What is Cystic Fibrosis?

Young Man With Oxygen Mask

Cystic fibrosis is a genetic disorder that affects the way a patient’s body produces mucus and sweat. A defective gene causes excessive mucus to thickly coat vital organs, primarily the lungs and/or pancreas. This is a progressive condition, meaning that it gets more severe over time. This thick coating of mucus may lead to severe complications. Excessive mucus in the lungs obstructs the airways while enabling bacteria to reproduce, which may lead to lung infections, permanent damage to the lungs, and ultimately respiratory failure. Cystic fibrosis affecting the pancreas may prevent the production and release of digestive enzymes needed to break down food and absorb essential nutrients.

A patient with cystic fibrosis may experience a variety of symptoms, some of which may include:

  • Notably salty tasting skin

  • Chronic, persistent coughing which may produce phlegm

  • Growths inside the nose

  • Frequent occurrences of lung infections, such as bronchitis or pneumonia

  • Persistent wheezing or shortness of breath

  • Low body weight or delayed growth

  • Low bone density

  • Frequent greasy or large bowel movements

  • Difficulty passing stool

  • Infertility in male patients

Early diagnosis and treatment is key to having a long life with cystic fibrosis. Fortunately, all infants born in the United States are tested for cystic fibrosis, making early detection extremely likely. Cystic fibrosis has no cure at this time, but recent developments have led to greatly increased lifespans and quality of life for patients. The goals of treatment are to increase lifespan, decrease symptoms, decrease infections, improve lung function, and ensure nutrient absorption. Some common forms of treatment include:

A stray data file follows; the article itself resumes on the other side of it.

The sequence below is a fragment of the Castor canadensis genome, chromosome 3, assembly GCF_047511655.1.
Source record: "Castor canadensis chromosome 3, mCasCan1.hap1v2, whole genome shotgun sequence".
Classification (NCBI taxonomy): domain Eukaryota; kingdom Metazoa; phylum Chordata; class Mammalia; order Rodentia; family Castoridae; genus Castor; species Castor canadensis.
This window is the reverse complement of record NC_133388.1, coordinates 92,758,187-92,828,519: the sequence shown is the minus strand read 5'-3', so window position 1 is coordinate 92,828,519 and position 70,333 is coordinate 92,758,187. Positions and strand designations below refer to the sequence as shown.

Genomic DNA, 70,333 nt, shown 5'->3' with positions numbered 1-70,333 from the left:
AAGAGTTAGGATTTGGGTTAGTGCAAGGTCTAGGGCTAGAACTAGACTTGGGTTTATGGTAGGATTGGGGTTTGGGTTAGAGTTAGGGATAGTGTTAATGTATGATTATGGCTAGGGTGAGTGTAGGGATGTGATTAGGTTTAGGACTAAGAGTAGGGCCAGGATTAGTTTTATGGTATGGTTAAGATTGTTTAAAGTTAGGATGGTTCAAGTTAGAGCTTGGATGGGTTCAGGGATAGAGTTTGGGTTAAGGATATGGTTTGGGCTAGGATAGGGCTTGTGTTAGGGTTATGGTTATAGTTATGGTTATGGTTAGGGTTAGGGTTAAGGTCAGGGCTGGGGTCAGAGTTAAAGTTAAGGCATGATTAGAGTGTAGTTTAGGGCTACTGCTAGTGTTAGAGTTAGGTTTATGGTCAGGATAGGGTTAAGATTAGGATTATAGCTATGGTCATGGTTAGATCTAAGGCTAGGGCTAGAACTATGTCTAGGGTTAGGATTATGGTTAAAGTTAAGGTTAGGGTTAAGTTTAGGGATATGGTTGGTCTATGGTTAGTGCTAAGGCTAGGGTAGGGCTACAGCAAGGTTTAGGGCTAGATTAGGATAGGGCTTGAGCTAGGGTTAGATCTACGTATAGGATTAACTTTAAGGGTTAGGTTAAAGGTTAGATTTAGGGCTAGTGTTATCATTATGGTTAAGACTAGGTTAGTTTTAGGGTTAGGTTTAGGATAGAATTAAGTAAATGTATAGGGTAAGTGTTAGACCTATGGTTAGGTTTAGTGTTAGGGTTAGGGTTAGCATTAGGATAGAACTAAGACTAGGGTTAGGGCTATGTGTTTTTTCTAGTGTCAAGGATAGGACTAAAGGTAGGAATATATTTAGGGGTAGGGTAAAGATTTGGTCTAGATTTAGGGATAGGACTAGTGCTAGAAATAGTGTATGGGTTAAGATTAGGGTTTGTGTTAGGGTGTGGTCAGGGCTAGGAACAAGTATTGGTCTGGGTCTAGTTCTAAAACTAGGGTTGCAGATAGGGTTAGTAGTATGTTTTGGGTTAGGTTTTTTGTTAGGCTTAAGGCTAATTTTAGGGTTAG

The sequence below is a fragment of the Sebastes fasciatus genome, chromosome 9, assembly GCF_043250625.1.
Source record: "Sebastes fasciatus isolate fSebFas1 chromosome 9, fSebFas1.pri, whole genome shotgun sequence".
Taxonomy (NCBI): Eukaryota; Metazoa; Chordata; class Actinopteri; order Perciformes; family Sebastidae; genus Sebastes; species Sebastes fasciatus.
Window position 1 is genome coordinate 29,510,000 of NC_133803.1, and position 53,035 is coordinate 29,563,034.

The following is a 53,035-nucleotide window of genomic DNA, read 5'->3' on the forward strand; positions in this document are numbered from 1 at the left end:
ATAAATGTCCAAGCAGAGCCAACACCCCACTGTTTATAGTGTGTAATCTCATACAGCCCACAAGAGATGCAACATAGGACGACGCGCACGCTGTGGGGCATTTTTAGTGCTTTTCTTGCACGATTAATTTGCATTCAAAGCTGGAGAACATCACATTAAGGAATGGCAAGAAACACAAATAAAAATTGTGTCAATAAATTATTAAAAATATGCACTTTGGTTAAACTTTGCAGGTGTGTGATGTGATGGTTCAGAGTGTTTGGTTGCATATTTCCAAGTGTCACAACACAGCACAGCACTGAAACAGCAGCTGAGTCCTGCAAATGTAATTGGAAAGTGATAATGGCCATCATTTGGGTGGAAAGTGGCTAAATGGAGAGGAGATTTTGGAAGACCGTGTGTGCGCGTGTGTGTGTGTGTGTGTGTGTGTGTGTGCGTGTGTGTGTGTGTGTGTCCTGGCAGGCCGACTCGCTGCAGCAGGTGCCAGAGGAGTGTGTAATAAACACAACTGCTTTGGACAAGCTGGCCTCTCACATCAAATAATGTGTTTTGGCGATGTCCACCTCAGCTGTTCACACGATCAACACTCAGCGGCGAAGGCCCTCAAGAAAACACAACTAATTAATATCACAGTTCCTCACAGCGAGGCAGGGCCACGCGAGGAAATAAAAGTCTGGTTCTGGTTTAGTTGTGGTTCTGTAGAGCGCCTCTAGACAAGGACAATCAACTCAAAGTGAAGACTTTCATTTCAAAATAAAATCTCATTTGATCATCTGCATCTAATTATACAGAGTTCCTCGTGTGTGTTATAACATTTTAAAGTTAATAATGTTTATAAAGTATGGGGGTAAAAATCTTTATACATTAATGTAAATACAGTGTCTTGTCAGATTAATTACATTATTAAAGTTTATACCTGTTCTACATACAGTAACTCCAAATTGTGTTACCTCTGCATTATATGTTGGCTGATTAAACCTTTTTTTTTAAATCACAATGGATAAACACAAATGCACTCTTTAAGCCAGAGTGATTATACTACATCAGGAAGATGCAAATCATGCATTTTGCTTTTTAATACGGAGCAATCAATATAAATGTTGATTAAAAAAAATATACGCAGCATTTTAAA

• Airway clearance techniques – As the name suggests, the goal is to clear the airway. Postural drainage and percussion sees the patient lying or sitting in different positions to allow mucus to drain from smaller passages into larger ones, which are less likely to become clogged. Then repetitive tapping helps loosen mucus further, possibly allowing the patient to cough some of the mucus out of his/her lungs. This process may need to be performed daily, depending on severity of symptoms.

  • Inhaled drugs – Delivered through a device like an asthma inhaler, these medications thin mucus, help clear the lungs, and/or fight infection.

  • Anti-inflammatories – Even simple over-the-counter anti-inflammatories may help reduce swelling in the lungs.

  • Oxygen therapy – If severe damage has been done to the lungs, a patient may need to breathe concentrated oxygen through nose prongs or a mask.

If you notice your child presenting symptoms of cystic fibrosis, contact his/her pediatrician.

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